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Mishlei: As A Parent To A Child

“Hear, my child, the discipline of your father, and do not forsake the teaching of your mother.” (Proverbs 1:8) If you divide the book of Proverbs into three sections, as does the Gra, 1-10, 10-25, and 26-31, you will find the term, “B’ni,” my child 12 times in the first section, and only a total of seven in the last two sections. Shlomo Hamelech is trying to teach us as a parent teaches a child.

The theme of the first book is wisdom, its value, its fundamental role in life and eternal existence, and how to avoid foolishness. The wisest of all men wants to move our hearts to hear his words and desire wisdom. He turns to us, people he does not know, and wants to share something that he knows will transform and elevate our lives. He cannot begin with powerful words of wisdom, for we have yet to attain the necessary wisdom to absorb such words and lessons.

So, he chose to emulate God, the Teacher and Father. Rashi explains that when we speak of God as our Father, it is because He is our Rebbi, our teacher. It is not because He created and formed us, and gives us life, but because He is our Rebbi, and a Rebbi is like a father.

Shlomo is speaking to us as a father would speak to a child when he wants to share the life lessons most important to him.

We spend a great deal of time attempting to teach our children. How can we convey that a specific lesson is of higher value than all the others we have transmitted? How can we catch our children’s attention when what we want to share is more important than anything else we have taught them?

Shlomo begins the actual lessons of Mishlei with, “My child.” He creates an image of a parent speaking to a child with special care. The parent begins with a powerful expression of love and connection, “My child.” The child knows that this “lesson” is different, and hopefully will listen with more care than usual.

In order to fully hear Shlomo as he begins to speak to us, we have to practice how to share our most valued ideas with our children. Take note of all your interactions with your children. “Don’t touch that!” is teaching. “You have to clean up after yourself,” is also a lesson, an important one. How would we begin a conversation about something that is different and more important?

Shlomo Hamelech is reminding us that such lessons must come from love, not from our greater wisdom or experience.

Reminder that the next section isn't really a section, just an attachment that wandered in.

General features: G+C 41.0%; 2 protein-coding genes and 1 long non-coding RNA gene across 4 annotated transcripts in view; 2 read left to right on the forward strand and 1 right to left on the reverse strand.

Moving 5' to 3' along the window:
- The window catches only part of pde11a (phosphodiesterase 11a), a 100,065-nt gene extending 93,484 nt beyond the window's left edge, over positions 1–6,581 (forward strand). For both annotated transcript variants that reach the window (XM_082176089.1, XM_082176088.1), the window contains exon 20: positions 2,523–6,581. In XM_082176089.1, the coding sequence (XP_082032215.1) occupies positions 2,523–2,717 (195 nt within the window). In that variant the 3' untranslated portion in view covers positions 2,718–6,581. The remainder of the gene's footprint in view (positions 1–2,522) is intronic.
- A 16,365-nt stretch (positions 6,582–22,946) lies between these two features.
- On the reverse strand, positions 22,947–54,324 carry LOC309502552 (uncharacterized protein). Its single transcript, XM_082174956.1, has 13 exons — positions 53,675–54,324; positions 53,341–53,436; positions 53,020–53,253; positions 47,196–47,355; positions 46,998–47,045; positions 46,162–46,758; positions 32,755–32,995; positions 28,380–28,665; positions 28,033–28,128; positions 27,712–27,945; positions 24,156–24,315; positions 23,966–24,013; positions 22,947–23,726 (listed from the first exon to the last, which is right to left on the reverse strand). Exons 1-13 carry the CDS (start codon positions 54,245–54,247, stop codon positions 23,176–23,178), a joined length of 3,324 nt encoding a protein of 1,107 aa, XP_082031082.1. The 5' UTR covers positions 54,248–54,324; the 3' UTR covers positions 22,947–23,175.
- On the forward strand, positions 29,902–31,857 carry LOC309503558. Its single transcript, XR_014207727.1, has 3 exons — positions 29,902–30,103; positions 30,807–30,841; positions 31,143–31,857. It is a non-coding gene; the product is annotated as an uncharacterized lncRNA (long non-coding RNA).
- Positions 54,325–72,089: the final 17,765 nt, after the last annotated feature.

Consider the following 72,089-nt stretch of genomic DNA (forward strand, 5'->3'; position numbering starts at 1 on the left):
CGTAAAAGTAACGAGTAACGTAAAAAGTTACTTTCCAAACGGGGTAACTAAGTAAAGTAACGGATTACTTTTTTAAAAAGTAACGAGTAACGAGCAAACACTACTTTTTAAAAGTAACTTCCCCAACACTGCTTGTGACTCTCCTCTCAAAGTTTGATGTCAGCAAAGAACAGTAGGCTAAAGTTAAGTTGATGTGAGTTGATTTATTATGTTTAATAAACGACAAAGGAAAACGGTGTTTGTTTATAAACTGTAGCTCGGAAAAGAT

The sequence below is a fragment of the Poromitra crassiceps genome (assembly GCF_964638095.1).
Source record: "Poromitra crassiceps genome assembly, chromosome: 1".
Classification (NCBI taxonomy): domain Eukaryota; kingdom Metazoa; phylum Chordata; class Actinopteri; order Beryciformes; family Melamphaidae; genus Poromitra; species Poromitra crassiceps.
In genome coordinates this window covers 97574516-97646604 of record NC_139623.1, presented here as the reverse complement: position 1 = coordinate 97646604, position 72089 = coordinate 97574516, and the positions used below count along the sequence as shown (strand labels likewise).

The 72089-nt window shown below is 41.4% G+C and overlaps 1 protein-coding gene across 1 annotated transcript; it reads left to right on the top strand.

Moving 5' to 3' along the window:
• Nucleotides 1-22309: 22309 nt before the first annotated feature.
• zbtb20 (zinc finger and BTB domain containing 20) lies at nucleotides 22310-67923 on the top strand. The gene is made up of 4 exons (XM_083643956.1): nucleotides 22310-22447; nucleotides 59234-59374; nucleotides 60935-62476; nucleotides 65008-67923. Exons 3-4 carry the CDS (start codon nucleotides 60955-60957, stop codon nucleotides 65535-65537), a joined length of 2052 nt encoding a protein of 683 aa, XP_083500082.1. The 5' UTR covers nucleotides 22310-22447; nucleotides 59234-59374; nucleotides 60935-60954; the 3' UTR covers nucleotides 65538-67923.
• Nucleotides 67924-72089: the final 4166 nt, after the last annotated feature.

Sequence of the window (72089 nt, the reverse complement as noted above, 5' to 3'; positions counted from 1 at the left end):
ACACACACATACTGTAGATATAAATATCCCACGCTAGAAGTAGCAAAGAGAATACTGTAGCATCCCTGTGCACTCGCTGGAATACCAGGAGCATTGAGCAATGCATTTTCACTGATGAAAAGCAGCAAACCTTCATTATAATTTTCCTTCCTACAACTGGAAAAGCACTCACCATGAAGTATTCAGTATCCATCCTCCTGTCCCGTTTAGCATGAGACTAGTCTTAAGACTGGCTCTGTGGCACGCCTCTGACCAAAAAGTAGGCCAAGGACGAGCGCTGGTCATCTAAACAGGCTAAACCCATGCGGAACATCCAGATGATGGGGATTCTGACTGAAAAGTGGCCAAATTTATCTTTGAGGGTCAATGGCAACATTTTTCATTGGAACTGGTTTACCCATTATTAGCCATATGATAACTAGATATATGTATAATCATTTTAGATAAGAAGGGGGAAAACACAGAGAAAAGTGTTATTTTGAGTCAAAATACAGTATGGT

I recently recalled one such lesson from my father zt”l: He noticed that I was upset and asked me, “Simchale, are you angry with me?” I had far too much awe to admit that I was angry, but he insisted. He put on his jacket and hat, pulled a chair up to mine, leaned forward, listening carefully, as I listed my grievances.

He repeated everything on my list, and then said, “Please give me time to think about what you said.” 

The lesson wasn’t finished and I had already learned that it is OK to be angry, that when you want to send a message that you take someone’s pain seriously you dress in a manner that reflects the seriousness of the other’s concerns, that you sit in a way that conveys how seriously you are listening, that you repeat what the other says to show that you listened, and that you can, and probably should, ask for time to think. We tend to immediately respond, especially if someone is telling us that he is angry with us. My father asked for time.

I now suspect that he asked for time to teach me all of the above and to have an opportunity to absorb all the lessons. I felt like a person transformed, and there was more to come.

He came back to my room about thirty minutes later and invited me for a drive. He took me to Carvel, a special treat, and we sat in the car as I devoured my ice cream. “I thought about what you said,” he spoke, “and I believe I understand why you are angry. I want you to know that if you feel angry, then you are angry and that is 100% OK. Your only concern should be how you express your anger.”

“I agree with you about x, y and z, but I see a, b and c, differently. You are still angry, but perhaps my explanation will make you feel better.”

My father taught me so much that afternoon that I am still absorbing all the lessons, but I must tell you that had he not begun with “Simchale,” or had he not put on his jacket and hat, I would not be as attached to those lessons 40 years later.

My father knew how to speak as a parent to a child, and how to convey that this specific lesson was different and more important. Thanks Pa.

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